On the other hand, in the state where a steering action to cause a left turn is taken, an ON signal VON, a PWM signal VPWM and an OFF signal VOFF of the current control signal V0 are respectively supplied to the gate G3 of the FET Q3, the gate G2 of the FET Q2, and the respective gates G1 and G4 of the FETs Q1 and Q4 whereupon a motor current IM- is caused to flow along a path which starts from the direct current power supply E0, then passes successively through the FET Q3, the motor 8, the resistor RD and the FET Q2, and finally ends with the vehicle body ground GND, as indicated by the broken-line arrows. Thus, the motor 8 is driven at the motor current IM-.

The FETs Q1 and Q4 and the FETs Q2 and Q3 each forming opposed sides of the bridge circuit are controlled by the ON signal VON and the PWM signal VPWM of the motor control signal V0 with the result that the direction (IM+ or IM-) and magnitude of the motor current IM can be determined to thereby control the direction and velocity of rotation of the motor 8.

The resistor RD detects the direction and level of the motor current IM+, IM- in the form of a voltage V1 (polarity and voltage value thereof which in turn is converted into a current by the motor current detecting unit 14. The motor current detecting unit 14 outputs a motor current signal IMD which is changed via the low-pass filter 19 into a motor current signal IMO which is in turn fed back to the deviation determining unit 16.

FIG. 7 shows the construction of a main portion of the conventional motor current detecting unit.

The motor current detecting unit 14 is composed of a differential amplifier having an operation amplifier OP1 operable by a fixed voltage (+5V, for example) of the direct current power supply E0, and a current conversion unit 18 for converting a detection voltage VD detected by the differential amplifier into a motor current signal IMD corresponding to an absolute value of the motor current IM+, IM- flowing through the motor 8.

The differential amplifier includes the operation amplifier OP1, two resistors R for setting a bias (virtual ground), two resistors Ra for setting an input impedance, and two feedback resistors Rb. The virtual ground, the input impedance and a voltage gain G are respectively set at E0 /2, Ra and -Rb /Ra. With this setting, the differential amplifier amplifies the potential difference V1 at the resistor RD (with the voltage gain G) and outputs the detection voltage VD to the current conversion unit 18.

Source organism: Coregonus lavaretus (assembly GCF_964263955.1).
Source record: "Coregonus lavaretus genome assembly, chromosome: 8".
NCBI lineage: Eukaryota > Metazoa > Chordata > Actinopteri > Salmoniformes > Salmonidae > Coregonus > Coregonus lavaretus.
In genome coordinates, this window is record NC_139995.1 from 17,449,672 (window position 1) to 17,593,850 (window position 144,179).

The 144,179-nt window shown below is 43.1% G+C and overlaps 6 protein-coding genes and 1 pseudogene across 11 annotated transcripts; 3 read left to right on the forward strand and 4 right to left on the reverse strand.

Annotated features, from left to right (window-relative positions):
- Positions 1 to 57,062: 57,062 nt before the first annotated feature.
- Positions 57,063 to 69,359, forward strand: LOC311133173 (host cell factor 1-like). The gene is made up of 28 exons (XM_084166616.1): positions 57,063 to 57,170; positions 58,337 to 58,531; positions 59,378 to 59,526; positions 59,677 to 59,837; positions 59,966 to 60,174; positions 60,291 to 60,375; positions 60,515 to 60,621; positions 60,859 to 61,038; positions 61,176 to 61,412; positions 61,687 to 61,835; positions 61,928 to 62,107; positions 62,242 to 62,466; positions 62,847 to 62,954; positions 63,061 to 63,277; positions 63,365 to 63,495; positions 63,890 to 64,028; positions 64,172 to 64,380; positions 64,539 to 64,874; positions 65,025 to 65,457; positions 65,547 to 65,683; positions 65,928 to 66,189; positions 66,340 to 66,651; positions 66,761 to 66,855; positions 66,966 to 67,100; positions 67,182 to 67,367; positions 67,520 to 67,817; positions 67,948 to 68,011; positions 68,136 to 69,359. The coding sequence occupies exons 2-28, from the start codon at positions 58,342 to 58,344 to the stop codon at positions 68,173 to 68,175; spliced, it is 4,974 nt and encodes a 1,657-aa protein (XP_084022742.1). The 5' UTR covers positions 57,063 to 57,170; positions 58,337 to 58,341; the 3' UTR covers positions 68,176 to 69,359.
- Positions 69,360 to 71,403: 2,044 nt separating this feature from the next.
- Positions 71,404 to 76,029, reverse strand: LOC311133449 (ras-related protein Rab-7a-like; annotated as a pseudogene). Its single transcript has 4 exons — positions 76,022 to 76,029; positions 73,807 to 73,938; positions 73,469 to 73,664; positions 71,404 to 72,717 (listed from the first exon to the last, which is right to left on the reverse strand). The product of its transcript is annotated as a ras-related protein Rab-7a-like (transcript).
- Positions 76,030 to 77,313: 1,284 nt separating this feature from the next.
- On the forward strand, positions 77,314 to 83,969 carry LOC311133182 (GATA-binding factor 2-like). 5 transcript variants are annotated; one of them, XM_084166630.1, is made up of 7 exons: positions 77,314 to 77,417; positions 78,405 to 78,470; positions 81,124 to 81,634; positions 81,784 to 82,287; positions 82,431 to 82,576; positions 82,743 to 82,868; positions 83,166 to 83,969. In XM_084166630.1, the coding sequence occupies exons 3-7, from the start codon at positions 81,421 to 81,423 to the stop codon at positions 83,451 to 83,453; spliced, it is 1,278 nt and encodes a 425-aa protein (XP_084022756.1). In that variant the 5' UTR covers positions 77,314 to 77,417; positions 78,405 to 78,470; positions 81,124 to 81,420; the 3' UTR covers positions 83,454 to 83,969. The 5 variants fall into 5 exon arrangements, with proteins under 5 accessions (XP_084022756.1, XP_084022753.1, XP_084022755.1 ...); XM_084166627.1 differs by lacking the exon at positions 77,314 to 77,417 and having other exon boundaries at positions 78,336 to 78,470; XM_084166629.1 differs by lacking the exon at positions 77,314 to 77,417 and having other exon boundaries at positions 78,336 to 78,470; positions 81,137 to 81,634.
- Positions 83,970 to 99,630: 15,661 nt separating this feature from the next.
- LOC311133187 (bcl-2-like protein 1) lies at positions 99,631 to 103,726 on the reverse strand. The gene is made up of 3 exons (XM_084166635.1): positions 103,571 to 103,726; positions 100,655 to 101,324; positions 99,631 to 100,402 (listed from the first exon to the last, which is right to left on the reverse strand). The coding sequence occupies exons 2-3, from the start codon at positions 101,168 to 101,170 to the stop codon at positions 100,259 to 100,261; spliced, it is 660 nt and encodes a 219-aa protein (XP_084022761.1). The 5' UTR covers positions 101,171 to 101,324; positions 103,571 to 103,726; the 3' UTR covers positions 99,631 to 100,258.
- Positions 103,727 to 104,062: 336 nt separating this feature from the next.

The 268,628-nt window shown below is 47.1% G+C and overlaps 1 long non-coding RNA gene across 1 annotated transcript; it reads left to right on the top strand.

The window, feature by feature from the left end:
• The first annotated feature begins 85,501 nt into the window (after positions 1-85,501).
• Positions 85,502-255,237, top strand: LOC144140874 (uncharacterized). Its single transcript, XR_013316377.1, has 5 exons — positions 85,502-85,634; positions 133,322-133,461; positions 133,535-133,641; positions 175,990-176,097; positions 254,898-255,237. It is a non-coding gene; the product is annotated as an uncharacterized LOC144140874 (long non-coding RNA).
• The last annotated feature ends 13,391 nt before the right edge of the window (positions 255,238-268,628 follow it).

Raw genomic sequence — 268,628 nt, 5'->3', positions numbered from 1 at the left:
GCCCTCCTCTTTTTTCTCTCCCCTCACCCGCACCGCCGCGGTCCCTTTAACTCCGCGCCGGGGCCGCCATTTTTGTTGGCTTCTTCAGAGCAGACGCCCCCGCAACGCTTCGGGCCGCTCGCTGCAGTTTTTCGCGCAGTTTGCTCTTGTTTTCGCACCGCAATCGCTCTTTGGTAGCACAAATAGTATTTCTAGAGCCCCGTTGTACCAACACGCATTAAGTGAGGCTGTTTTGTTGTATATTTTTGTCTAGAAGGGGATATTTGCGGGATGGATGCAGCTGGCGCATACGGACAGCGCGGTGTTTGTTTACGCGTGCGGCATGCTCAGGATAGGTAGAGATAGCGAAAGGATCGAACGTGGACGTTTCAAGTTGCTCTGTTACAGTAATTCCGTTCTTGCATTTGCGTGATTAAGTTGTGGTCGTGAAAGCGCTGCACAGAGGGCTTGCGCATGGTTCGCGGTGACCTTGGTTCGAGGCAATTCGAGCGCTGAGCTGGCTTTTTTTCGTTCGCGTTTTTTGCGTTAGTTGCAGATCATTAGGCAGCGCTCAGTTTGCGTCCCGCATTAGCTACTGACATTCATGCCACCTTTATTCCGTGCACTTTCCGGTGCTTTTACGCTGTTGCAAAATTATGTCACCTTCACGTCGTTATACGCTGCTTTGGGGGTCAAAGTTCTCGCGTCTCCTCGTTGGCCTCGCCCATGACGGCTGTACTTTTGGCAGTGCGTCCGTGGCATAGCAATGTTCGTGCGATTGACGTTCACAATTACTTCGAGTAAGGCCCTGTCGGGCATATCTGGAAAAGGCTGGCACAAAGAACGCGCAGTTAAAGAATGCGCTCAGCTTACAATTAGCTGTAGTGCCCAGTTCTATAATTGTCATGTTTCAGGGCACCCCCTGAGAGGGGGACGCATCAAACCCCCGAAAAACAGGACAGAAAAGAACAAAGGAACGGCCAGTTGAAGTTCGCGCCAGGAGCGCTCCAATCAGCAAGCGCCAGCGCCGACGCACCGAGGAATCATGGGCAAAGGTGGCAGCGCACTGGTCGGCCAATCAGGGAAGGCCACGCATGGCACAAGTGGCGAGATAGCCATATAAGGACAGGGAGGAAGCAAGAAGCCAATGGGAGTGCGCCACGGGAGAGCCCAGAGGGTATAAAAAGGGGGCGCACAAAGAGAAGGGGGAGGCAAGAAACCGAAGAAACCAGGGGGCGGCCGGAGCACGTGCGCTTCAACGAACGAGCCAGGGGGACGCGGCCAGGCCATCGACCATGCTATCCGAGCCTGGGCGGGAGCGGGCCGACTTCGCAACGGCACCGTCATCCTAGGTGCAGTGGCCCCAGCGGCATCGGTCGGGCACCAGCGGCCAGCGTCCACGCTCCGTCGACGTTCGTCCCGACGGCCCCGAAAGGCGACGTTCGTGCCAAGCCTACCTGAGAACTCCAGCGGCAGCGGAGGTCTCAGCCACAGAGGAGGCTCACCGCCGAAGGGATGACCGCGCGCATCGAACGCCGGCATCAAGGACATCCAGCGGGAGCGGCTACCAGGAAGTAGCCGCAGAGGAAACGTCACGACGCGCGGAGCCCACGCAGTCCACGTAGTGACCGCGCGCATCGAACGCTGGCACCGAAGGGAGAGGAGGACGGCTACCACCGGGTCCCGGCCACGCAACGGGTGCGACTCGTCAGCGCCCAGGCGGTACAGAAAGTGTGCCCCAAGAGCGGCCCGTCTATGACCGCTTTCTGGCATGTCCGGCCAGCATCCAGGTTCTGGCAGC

The current conversion unit 18 includes a voltage-to-current conversion unit composed of a memory such as a ROM (read-only memory) and operates to convert the detection voltage VD to a motor detection current IMD corresponding to the absolute value of a preset motor current IM+, IM- and output the motor detection current IMD to the low-pass filter 19 shown in FIG. 4.

The current conversion unit 18 may be composed of a peak-hold circuit.

As described above, the conventional electric power steering unit 1 is capable of setting a target current signal IMS to be supplied to the motor 8 according to a steering torque signal T and a vehicle velocity signal V, feeding back a motor current signal IMD corresponding to a motor current IM flowing through the motor 8, and drive the motor 8 via the motor driving unit 13 using a PWM signal based on a deviation signal ΔI between the motor current signal IMD and the target current signal IMS to quickly bring the deviation signal ΔI to zero. It is, therefore, possible to drive the motor 8 at a motor current IM equal to the target current, thereby generating a desired steering auxiliary power.